The Government isn’t really interested in funding new coal fired power stations, it wants to destroy investment in renewable energy and the agencies responsible for driving the transition away from coal.
Prime Minister Malcolm Turnbull and Environment and Energy Minister Josh Frydenberg are two intelligent individuals who both have experience in the world of finance.
They understand that when every potential private investor in coal-fired power says they aren’t interested, it makes it virtually impossible for another coal-fired power station to ever be built in Australia again.
But they also think the politics of climate change and energy means renewable energy is enemy number one.
Their latest idea about allowing the Clean Energy Finance Corporation to invest in coal power is a part of an ongoing campaign to destroy renewable energy investment in Australia. This is happening even as the CEFC has invested more than $2 billion in renewable energy, energy efficiency and renewable energy technology, while making a return for tax payers.
There are several big hurdles that prevent the CEFC from investing in coal.
First, the Government would have to stop expecting the CEFC to make returns for the taxpayer.
The Government, through an investment mandate, requires the CEFC to make a return on its investment.
When the Coalition came to Government it increased the required rate of return. The CEFC has continued to meet this higher requirement and has invested more than $2 billion in renewable energy, energy efficiency and renewable energy technology.
If the Government wants the CEFC to invest in coal power, the CEFC would have to invest knowing that it would never recoup taxpayers’ money, let alone earn a return on it.
Second, there would need to be an investment partner.
The CEFC doesn’t invest in projects on its own, it strategically co-invests. Therefore it would logical that any new coal fired power station would need a proponent and other financiers to approach the CEFC as a partner. There is simply no appetite for this type of investment in Australia. As the CEO of CS Energy, one of the biggest generators of coal-fired power in Queensland told ABC’s 7.30 this month, “it would surprise me greatly if there was any more coal-fired technology built in Australia”.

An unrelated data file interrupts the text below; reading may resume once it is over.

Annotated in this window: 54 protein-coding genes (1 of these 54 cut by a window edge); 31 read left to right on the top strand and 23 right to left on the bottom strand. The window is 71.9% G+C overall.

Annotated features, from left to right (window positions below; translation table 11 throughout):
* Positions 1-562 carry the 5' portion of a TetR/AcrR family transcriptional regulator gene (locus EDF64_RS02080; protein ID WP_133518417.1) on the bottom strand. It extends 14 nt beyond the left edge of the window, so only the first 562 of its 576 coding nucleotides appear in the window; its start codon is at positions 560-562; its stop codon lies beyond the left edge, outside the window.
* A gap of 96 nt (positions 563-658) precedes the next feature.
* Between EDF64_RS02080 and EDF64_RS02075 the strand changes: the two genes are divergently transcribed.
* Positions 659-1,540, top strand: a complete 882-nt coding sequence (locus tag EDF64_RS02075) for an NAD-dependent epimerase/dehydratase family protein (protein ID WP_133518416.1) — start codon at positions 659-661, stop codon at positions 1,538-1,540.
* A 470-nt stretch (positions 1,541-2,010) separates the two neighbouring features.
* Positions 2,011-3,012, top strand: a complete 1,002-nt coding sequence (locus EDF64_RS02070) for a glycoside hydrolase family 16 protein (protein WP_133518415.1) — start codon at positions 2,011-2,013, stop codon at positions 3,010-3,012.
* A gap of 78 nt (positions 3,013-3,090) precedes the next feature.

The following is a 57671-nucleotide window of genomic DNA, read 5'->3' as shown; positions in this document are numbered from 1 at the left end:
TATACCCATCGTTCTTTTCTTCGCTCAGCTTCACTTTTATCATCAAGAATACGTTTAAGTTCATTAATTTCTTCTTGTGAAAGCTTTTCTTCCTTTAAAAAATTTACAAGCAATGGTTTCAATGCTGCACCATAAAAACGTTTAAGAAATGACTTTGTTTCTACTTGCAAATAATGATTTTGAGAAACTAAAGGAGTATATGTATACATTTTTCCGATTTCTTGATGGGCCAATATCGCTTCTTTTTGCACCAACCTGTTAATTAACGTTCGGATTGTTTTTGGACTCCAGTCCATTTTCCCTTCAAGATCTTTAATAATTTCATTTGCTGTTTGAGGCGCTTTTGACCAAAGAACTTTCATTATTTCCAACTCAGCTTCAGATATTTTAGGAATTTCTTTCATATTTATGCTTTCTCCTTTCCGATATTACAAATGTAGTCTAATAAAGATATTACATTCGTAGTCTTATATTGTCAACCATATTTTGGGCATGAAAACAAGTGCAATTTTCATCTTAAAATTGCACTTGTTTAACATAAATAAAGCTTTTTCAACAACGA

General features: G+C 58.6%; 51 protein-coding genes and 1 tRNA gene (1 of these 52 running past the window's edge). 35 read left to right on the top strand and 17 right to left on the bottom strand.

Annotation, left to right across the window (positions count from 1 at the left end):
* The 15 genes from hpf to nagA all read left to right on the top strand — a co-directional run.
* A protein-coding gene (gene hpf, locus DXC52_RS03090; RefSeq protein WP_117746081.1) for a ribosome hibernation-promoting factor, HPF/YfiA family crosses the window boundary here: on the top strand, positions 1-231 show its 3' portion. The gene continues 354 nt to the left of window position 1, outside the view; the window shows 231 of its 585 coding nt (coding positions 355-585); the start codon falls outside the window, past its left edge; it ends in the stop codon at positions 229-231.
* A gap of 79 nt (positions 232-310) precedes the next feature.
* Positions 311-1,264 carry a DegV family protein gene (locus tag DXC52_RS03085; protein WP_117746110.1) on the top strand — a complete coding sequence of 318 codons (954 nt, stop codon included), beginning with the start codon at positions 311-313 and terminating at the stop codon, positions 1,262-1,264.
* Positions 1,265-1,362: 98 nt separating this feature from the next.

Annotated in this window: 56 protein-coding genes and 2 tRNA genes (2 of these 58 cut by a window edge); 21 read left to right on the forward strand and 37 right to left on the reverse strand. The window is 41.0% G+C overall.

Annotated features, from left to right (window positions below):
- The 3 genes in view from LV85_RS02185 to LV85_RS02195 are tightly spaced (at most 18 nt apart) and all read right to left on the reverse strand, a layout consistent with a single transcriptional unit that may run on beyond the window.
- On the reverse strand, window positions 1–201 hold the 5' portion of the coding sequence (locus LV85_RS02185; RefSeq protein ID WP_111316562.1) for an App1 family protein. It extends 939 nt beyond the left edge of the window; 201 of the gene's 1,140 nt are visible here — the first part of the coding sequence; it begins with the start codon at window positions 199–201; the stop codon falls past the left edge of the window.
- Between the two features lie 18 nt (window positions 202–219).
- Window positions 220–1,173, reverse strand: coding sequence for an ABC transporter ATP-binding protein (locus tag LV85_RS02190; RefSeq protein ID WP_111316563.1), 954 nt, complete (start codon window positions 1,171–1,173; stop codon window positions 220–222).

Finally the Government would need to rewrite the legislation of the CEFC, allowing it to invest in coal-fired power stations.
Even if these changes were made and challenges overcome, the board of the CEFC still makes the final investment decision on projects.
In all likelihood, the current board will choose projects in renewable energy that earn a return for the taxpayer rather than projects in coal that will lose them money.
If they didn’t, what kind of responsible board would they be?
Apart from the financial implications, the Australian Prudential Regulation Authority, a central regulator of Australia’s financial system, just last week warned that financial institutions must be aware of the liability of company directors and the disclosure requirements in relation to the risks of climate change.
Board members of the CEFC must also take climate risks into account when considering which investments to tick off on.
The terms for the majority of CEFC board members expire over the next two years, so the Government could replace them with more agreeable individuals, or leave their positions vacant so the operation of the agency grinds to a halt and no projects are approved.
We’ve seen this happen already with one agency, the Climate Change Authority.
This would be a sad waste of valuable expertise, sacrificed for political expediency.
Even if all the above machinations occurred, it is still unlikely new coal-fired power stations would be built, then but neither would any renewable projects receive funding and Australia’s energy transition would dramatically slow.
The CEFC managed to ride out the Abbott years and one would have thought the organisation’s odds of survival would have improved under Prime Minister Turnbull and Energy Minister Frydenberg.
However, since Turnbull assumed the leadership the Government has partially defunded the Australian Renewable Energy Agency and has now turned its sights on the CEFC.
The innovation nation that Prime Minister Turnbull envisioned continues to retreat further into the background as the politics of energy begins to engulf a successful and respected institution.
The Prime Minister and Minister Frydenberg are smart enough to know that new coal-fired power stations will never be built in Australia.
But the debate might help destroy a successful national institution and with it Australia’s ability to accelerate its energy transition and appropriately deal with climate change.
Matthew Rose is the Australian Conservation Foundation’s economist